Today I will show you what you can find at the Farmers Markets in Brazil. There are lots of different and interesting fruits and veggies originally from this tropical country. Hope you enjoy it!
If you are following me for a while you already know I am originally from Brazil. I came to Canada to study more English and stay here for only 6 months. However, life always brings us beautiful and wonderful surprises. After 5 months of living here, I met the happiest Quebecois (a person from the Canadian province of Quebec) that I’ve ever seen 😉
I couldn’t resist those dimples and now we are married for over 3 years. So, here I am living in Canada for 5 years now. Who knew I would have gone from being an exchange student to a Canadian Resident??!! I have to be honest I love living in Canada, even though I miss my family, my friends, the hot days and the beaches a lot. My entire family lives in Brazil, including my sister who had her first baby last November. For this reason, I went to Bahia (it is one of the 26 states of Brazil, and is located in the eastern part of the country on the Atlantic coast) in November and came back three weeks ago. I was there helping my sister with my nephew, visiting my family, my childhood friends and friends from university.
When I had time I visited some farmers markets and I took lots of pictures because I would like to show to my readers what you can find at the Farmers Markets in Brazil. The biggest one in Salvador (the city where my family lives) is called “Feira de São Joaquim” or Sao Joaquim market in English. It is definitely a place with rich culture, vivid colors and a wide array of fruits, veggies, flours, seafood, meat, spices, religious items and souvenirs to buy. I selected some photos for you and I will explain everything under each picture.
This is one of my favourite fruits and it is called Cacao. For those who doesn’t know, chocolate is derived from the seeds of this fruit. There are lots of cacao tree in south of Bahia.
In Portuguese, these are called “chuchu”, but it is known also as “chayote” in Central America. You can find it in every market in Brazil and is really cheap. I have to say that the flavor is a little bland, but it comes to life when mixed with other spices. Brazilians like to make potato “chuchu” salads and stews with this green veggie.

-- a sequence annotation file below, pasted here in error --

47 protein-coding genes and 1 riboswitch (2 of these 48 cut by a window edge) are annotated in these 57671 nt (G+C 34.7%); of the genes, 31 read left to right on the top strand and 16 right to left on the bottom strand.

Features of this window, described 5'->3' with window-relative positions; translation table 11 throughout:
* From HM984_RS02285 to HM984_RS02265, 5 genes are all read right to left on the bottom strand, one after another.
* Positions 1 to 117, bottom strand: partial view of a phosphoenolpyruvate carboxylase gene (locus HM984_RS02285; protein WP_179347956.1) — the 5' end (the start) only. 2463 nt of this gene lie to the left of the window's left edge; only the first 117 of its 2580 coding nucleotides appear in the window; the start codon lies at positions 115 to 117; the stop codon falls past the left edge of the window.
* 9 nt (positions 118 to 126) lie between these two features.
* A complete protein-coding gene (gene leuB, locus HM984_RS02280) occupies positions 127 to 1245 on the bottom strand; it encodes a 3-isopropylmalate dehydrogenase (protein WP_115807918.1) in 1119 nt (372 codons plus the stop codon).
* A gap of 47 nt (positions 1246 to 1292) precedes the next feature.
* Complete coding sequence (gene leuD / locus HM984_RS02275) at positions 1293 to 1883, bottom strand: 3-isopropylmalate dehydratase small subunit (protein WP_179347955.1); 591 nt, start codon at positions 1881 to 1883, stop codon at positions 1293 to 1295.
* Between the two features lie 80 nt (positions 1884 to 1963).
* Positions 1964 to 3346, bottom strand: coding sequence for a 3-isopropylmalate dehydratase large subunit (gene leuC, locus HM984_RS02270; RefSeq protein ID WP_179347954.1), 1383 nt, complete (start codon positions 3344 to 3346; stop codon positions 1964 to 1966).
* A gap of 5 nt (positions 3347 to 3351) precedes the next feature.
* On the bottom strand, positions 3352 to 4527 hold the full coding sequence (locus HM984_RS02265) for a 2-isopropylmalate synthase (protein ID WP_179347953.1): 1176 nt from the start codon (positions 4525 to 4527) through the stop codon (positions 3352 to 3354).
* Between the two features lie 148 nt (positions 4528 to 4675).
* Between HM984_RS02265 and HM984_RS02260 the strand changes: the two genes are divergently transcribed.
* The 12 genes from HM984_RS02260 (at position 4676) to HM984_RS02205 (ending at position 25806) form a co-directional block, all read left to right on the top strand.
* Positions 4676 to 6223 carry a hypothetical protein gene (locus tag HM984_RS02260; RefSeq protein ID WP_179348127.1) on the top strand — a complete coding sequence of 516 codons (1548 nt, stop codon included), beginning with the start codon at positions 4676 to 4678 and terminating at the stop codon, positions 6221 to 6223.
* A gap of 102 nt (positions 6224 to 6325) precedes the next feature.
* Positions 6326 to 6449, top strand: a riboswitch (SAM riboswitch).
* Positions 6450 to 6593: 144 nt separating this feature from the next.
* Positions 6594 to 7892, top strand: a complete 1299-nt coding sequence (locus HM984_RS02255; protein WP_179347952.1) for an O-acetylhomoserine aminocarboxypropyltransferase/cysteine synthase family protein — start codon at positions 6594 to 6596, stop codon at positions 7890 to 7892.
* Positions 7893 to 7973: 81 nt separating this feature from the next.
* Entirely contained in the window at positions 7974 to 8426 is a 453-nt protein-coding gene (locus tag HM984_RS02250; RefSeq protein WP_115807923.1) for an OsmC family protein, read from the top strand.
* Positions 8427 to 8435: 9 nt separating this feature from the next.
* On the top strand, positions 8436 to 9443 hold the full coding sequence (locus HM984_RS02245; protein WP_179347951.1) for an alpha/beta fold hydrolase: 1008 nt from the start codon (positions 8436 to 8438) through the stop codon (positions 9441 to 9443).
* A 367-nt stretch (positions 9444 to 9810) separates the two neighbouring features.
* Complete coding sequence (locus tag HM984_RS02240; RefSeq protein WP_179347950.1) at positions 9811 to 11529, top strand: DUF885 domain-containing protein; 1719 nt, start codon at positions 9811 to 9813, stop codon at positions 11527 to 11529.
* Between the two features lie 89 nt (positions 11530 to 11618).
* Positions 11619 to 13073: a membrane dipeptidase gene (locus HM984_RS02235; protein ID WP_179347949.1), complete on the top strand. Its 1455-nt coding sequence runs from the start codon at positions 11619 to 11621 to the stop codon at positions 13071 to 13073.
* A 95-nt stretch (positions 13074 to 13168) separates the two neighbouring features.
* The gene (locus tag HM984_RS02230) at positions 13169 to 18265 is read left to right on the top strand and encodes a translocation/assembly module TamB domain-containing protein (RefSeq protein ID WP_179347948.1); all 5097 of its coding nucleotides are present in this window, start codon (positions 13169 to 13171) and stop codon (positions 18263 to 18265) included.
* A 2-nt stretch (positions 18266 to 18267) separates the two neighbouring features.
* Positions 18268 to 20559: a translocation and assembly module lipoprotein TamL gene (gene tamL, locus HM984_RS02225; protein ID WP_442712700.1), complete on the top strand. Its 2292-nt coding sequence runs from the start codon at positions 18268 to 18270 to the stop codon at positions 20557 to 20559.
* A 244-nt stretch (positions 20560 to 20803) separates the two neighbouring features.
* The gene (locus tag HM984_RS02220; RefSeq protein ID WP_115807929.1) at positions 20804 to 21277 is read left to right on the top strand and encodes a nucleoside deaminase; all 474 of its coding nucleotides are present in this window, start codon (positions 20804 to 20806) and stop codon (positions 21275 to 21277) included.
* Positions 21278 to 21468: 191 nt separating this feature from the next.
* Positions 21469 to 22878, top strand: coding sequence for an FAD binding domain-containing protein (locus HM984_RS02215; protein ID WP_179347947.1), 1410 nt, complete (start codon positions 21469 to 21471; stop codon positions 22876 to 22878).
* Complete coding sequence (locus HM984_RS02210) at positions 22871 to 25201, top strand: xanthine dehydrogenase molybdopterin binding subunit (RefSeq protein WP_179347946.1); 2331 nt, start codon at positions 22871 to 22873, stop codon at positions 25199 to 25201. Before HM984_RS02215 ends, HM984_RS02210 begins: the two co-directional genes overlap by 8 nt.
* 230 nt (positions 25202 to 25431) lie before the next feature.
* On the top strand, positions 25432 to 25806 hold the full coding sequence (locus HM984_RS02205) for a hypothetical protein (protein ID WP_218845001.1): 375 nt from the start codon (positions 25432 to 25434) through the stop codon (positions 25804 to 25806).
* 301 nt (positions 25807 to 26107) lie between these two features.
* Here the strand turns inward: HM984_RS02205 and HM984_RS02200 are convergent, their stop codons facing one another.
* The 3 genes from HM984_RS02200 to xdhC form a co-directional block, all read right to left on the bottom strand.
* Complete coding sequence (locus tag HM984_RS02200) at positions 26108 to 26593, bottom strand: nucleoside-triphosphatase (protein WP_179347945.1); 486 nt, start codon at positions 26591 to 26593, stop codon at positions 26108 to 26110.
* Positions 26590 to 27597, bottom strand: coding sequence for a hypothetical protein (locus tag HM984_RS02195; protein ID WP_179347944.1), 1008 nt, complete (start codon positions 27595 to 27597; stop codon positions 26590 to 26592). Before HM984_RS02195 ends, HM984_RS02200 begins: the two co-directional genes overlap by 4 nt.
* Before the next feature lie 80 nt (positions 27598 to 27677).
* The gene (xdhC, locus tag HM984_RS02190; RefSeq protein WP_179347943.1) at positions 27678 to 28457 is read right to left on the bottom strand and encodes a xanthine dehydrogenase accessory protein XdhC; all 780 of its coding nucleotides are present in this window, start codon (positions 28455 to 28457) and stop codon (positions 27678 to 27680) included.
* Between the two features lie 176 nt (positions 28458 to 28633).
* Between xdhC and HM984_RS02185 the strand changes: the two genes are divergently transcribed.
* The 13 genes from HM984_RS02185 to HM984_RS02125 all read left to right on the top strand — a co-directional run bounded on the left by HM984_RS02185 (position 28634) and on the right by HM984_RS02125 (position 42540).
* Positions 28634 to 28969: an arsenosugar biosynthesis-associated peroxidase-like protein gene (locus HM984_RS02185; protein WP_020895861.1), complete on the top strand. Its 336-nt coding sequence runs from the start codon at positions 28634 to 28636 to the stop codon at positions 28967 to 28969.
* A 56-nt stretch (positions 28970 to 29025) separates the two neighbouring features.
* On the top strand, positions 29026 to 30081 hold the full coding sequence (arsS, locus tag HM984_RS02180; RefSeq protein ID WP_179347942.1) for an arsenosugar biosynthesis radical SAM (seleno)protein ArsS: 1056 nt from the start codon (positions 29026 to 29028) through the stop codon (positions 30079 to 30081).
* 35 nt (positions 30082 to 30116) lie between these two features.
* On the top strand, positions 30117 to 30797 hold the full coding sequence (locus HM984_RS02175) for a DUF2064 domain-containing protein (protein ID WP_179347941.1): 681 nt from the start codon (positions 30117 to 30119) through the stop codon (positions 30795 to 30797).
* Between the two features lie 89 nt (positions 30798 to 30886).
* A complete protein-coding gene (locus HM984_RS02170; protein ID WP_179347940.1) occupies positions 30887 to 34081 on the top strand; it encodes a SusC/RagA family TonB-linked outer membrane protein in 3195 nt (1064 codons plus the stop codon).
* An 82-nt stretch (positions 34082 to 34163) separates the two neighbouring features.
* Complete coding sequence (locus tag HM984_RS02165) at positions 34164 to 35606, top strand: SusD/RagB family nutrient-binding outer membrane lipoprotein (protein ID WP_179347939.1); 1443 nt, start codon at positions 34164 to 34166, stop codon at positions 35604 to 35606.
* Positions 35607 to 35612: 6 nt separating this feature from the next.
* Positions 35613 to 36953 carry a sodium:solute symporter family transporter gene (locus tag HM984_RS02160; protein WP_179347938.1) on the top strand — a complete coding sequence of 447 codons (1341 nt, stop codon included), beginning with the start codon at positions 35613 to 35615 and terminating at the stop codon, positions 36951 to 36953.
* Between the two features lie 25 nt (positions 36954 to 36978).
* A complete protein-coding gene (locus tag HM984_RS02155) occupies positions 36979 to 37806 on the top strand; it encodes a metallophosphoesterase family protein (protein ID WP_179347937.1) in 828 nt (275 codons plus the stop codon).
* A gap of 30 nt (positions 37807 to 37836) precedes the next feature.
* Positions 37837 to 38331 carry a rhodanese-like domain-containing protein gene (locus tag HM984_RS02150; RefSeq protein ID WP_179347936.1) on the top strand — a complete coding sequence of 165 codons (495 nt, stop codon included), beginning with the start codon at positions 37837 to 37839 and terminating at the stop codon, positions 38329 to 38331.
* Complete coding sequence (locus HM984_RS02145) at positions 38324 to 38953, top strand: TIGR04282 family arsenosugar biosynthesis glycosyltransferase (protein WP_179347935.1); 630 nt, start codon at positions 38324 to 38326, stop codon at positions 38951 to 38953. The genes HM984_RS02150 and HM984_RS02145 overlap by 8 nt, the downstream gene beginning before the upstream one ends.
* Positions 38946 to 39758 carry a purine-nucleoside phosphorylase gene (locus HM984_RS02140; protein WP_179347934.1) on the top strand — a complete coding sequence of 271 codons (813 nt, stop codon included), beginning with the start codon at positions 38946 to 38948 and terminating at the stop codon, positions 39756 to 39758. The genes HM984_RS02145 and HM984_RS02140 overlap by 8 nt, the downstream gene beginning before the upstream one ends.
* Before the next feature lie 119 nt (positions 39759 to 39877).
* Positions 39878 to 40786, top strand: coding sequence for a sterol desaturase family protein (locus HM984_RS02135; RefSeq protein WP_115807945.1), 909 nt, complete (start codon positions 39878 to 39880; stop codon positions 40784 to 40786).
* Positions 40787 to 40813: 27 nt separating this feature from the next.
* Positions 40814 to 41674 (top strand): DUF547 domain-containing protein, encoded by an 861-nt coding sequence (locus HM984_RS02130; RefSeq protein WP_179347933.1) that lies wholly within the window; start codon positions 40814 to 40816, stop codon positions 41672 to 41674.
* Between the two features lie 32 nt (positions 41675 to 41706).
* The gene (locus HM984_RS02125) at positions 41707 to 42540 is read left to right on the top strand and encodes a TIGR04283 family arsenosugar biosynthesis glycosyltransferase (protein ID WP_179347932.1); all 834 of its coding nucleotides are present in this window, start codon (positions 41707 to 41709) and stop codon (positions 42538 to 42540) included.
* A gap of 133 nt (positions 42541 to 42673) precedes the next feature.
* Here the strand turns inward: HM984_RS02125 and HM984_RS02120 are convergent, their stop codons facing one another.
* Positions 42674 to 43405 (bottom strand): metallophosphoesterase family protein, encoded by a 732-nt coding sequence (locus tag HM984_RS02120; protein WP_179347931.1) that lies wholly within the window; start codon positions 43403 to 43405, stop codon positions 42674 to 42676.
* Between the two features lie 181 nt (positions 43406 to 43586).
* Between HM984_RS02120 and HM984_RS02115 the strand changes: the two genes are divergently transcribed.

Brazil is a tropical country, so we can find lots of coconut fruit at the markets and coconut tree at the beaches. Coconut water is one of the favourite drinks down there.
In Portuguese we call this veggie “quiabo”, but in English it is called okra or gumbo. It is originally from North-Eastern Africa, but the plant is cultivated throughout the tropical and warm temperate regions around the world. So, this is very popular in Northeast of Brazil. The Cooking Light site made a great post with 11 delicious recipes made by akra. You should take a look!! Just saying 😉
These are called “Jiló” (Gilo) and they are from the same family of the eggplant and in English is called Scarlet Eggplant. I don’t like much this veggie because it is very bitter. But if you enjoy bitterness, I am sure you will like it a lot.
This is another one of my favourite fruits from Northeast of Brazil. We call “umbu” and it is very difficult to find if you are not in Northeast, but if one day you have a chance to try it, please do it. It is soft, juicy and has a sweet taste. Delicious!
These hot pepper pictures talk by themselves, right? I love hot pepper and spicy food!! You can find so many different types of hot hot hoooot peppers everywhere because spicy food is what we love in Northeast of Brazil. You can buy them in these little bottles shown above 😉
These are our D.E.L.I.C.I.O.U.S snacks (unhealthy, I have to say!!). There are lots of different types of sweets, candies, cookies and snacks like “avoador” on the bottom left and “bananinhas” made from dry bananas on the bottom right.
These are flours, which are made from the cassavas or yuca (they are the roots shown on the top left of this picture). The funny part of this root is that it depends on the region you are in Brazil, they can be called in three different names: “Aipim”, “Mandioca” or “Macaxeira”. My friend Olivia from Olivia’s Cuisine made a delicious Brazilian Farofa recipe, using this flour.
These are awesome. You can find sugarcane juice everywhere and it is so sweet and refreshing!! Perfect for the tropical weather!
We love to cook with wooden spoons and terracotta pots. So, many people still cook with these types of pots. And Gosh… these pots bring so much flavour to the food! You can’t even imagine!!!
This is called “Óleo de Dedê” or Palm oil in English. The Bahia culinary is very influenced by the delicious African oil. We can make lots of recipes with this oil such as Acarajé, which is a popular street food and beach snack and Bobó de Camarão.
Last but not least, another thing you can find at the Brazilian farmers market is the “Birimbau”. It is a percussion instrument that is used to practice the Afro-Brazilian martial art called Capoeira.
So, I really hope you enjoyed it, as much as I enjoyed writhing this for you guys 😉
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